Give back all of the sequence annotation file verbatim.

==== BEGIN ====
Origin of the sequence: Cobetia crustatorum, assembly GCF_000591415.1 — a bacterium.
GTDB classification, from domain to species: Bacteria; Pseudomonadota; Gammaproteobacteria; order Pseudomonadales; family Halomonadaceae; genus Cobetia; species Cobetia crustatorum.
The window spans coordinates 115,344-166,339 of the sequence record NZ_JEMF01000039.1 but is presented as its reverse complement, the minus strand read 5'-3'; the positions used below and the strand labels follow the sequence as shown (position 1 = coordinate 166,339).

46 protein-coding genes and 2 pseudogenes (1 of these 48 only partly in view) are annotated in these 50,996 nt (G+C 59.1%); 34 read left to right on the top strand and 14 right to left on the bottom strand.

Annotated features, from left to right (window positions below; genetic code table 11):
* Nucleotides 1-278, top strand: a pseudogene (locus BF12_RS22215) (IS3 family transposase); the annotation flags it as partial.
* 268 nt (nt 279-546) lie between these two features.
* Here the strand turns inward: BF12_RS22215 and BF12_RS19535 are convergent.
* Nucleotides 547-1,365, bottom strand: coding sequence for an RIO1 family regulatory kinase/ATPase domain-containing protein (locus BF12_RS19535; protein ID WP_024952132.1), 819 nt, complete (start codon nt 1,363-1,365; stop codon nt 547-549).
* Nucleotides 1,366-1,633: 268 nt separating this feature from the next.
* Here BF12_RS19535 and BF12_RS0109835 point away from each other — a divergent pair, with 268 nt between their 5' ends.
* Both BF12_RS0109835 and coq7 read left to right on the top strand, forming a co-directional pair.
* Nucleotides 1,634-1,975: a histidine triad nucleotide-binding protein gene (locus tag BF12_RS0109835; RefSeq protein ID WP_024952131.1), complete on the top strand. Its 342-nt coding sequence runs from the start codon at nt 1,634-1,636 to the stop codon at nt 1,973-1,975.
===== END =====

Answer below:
Origin of the sequence: Cobetia crustatorum, assembly GCF_000591415.1 — a bacterium.
GTDB classification, from domain to species: Bacteria; Pseudomonadota; Gammaproteobacteria; order Pseudomonadales; family Halomonadaceae; genus Cobetia; species Cobetia crustatorum.
The window spans coordinates 115,344-166,339 of the sequence record NZ_JEMF01000039.1 but is presented as its reverse complement, the minus strand read 5'-3'; the positions used below and the strand labels follow the sequence as shown (position 1 = coordinate 166,339).

46 protein-coding genes and 2 pseudogenes (1 of these 48 only partly in view) are annotated in these 50,996 nt (G+C 59.1%); 34 read left to right on the top strand and 14 right to left on the bottom strand.

Annotated features, from left to right (window positions below; genetic code table 11):
* Nucleotides 1-278, top strand: a pseudogene (locus BF12_RS22215) (IS3 family transposase); the annotation flags it as partial.
* 268 nt (nt 279-546) lie between these two features.
* Here the strand turns inward: BF12_RS22215 and BF12_RS19535 are convergent.
* Nucleotides 547-1,365, bottom strand: coding sequence for an RIO1 family regulatory kinase/ATPase domain-containing protein (locus BF12_RS19535; protein ID WP_024952132.1), 819 nt, complete (start codon nt 1,363-1,365; stop codon nt 547-549).
* Nucleotides 1,366-1,633: 268 nt separating this feature from the next.
* Here BF12_RS19535 and BF12_RS0109835 point away from each other — a divergent pair, with 268 nt between their 5' ends.
* Both BF12_RS0109835 and coq7 read left to right on the top strand, forming a co-directional pair.
* Nucleotides 1,634-1,975: a histidine triad nucleotide-binding protein gene (locus tag BF12_RS0109835; RefSeq protein ID WP_024952131.1), complete on the top strand. Its 342-nt coding sequence runs from the start codon at nt 1,634-1,636 to the stop codon at nt 1,973-1,975.